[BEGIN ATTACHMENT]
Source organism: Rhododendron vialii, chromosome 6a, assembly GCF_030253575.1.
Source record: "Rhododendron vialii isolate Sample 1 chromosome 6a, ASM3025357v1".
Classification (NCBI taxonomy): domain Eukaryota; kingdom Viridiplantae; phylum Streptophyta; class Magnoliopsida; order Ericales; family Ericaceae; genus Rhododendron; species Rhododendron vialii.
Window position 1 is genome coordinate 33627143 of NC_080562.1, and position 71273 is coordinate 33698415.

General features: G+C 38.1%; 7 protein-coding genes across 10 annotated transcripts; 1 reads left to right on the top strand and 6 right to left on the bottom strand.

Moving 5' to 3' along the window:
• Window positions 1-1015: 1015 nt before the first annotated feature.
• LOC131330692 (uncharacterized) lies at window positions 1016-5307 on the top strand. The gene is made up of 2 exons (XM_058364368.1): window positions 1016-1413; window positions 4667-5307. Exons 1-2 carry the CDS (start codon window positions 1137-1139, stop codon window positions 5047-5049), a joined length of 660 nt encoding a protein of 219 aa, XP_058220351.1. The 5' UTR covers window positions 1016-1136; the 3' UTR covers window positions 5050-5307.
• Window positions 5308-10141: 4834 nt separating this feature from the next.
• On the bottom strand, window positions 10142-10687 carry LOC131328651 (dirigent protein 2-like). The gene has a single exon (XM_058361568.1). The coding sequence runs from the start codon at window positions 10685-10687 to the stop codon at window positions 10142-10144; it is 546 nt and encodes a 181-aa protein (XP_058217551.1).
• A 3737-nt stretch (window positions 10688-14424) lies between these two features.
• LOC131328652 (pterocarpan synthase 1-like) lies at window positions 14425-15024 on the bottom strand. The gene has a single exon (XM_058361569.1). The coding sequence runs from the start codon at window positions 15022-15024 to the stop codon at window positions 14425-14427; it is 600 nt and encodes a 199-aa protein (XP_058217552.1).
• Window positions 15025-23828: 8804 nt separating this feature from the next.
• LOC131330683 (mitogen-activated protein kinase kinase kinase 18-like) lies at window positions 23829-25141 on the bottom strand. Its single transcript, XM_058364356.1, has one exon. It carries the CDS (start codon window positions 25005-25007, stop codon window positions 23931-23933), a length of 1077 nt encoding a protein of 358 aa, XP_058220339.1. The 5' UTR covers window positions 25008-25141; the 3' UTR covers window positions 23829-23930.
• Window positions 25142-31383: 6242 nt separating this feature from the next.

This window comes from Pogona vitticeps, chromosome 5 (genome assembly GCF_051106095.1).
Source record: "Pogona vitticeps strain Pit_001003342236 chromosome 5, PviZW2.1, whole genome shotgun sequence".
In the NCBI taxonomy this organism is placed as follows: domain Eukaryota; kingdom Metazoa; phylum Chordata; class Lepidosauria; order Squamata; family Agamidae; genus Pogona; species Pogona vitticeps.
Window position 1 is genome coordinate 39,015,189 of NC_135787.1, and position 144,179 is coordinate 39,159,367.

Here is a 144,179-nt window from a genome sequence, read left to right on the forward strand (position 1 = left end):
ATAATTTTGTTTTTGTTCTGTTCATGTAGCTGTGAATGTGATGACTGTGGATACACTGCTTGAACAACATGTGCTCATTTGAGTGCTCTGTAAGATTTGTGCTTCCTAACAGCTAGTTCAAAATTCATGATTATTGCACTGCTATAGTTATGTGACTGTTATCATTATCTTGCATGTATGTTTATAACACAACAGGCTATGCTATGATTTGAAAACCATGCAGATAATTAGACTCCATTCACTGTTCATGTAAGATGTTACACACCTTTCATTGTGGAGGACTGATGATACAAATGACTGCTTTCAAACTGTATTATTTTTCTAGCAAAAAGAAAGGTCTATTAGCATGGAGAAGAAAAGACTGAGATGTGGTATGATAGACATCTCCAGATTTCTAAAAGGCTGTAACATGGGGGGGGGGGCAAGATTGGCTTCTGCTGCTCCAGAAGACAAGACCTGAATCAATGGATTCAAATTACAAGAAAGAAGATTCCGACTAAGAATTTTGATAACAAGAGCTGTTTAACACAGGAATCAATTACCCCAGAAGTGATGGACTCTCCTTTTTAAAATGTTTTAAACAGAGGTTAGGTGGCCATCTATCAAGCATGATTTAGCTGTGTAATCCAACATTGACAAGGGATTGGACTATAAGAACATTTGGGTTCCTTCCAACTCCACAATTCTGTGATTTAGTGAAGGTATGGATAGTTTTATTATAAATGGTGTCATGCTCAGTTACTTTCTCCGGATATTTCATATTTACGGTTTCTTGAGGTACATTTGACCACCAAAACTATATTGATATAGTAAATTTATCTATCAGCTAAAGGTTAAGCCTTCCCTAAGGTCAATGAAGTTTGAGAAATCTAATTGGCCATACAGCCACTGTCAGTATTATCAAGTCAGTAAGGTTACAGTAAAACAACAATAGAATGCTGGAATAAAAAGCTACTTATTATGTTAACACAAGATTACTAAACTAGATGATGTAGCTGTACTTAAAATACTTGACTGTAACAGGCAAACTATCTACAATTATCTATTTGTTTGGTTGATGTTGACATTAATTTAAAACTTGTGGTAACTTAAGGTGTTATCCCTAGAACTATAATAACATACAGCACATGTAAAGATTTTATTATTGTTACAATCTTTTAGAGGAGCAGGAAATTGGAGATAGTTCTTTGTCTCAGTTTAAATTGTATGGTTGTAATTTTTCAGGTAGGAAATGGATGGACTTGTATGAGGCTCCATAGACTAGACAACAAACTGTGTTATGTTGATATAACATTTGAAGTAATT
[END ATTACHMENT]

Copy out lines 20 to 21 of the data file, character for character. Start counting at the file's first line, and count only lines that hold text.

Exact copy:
Here is a 144,179-nt window from a genome sequence, read left to right on the forward strand (position 1 = left end):
ATAATTTTGTTTTTGTTCTGTTCATGTAGCTGTGAATGTGATGACTGTGGATACACTGCTTGAACAACATGTGCTCATTTGAGTGCTCTGTAAGATTTGTGCTTCCTAACAGCTAGTTCAAAATTCATGATTATTGCACTGCTATAGTTATGTGACTGTTATCATTATCTTGCATGTATGTTTATAACACAACAGGCTATGCTATGATTTGAAAACCATGCAGATAATTAGACTCCATTCACTGTTCATGTAAGATGTTACACACCTTTCATTGTGGAGGACTGATGATACAAATGACTGCTTTCAAACTGTATTATTTTTCTAGCAAAAAGAAAGGTCTATTAGCATGGAGAAGAAAAGACTGAGATGTGGTATGATAGACATCTCCAGATTTCTAAAAGGCTGTAACATGGGGGGGGGGGCAAGATTGGCTTCTGCTGCTCCAGAAGACAAGACCTGAATCAATGGATTCAAATTACAAGAAAGAAGATTCCGACTAAGAATTTTGATAACAAGAGCTGTTTAACACAGGAATCAATTACCCCAGAAGTGATGGACTCTCCTTTTTAAAATGTTTTAAACAGAGGTTAGGTGGCCATCTATCAAGCATGATTTAGCTGTGTAATCCAACATTGACAAGGGATTGGACTATAAGAACATTTGGGTTCCTTCCAACTCCACAATTCTGTGATTTAGTGAAGGTATGGATAGTTTTATTATAAATGGTGTCATGCTCAGTTACTTTCTCCGGATATTTCATATTTACGGTTTCTTGAGGTACATTTGACCACCAAAACTATATTGATATAGTAAATTTATCTATCAGCTAAAGGTTAAGCCTTCCCTAAGGTCAATGAAGTTTGAGAAATCTAATTGGCCATACAGCCACTGTCAGTATTATCAAGTCAGTAAGGTTACAGTAAAACAACAATAGAATGCTGGAATAAAAAGCTACTTATTATGTTAACACAAGATTACTAAACTAGATGATGTAGCTGTACTTAAAATACTTGACTGTAACAGGCAAACTATCTACAATTATCTATTTGTTTGGTTGATGTTGACATTAATTTAAAACTTGTGGTAACTTAAGGTGTTATCCCTAGAACTATAATAACATACAGCACATGTAAAGATTTTATTATTGTTACAATCTTTTAGAGGAGCAGGAAATTGGAGATAGTTCTTTGTCTCAGTTTAAATTGTATGGTTGTAATTTTTCAGGTAGGAAATGGATGGACTTGTATGAGGCTCCATAGACTAGACAACAAACTGTGTTATGTTGATATAACATTTGAAGTAATT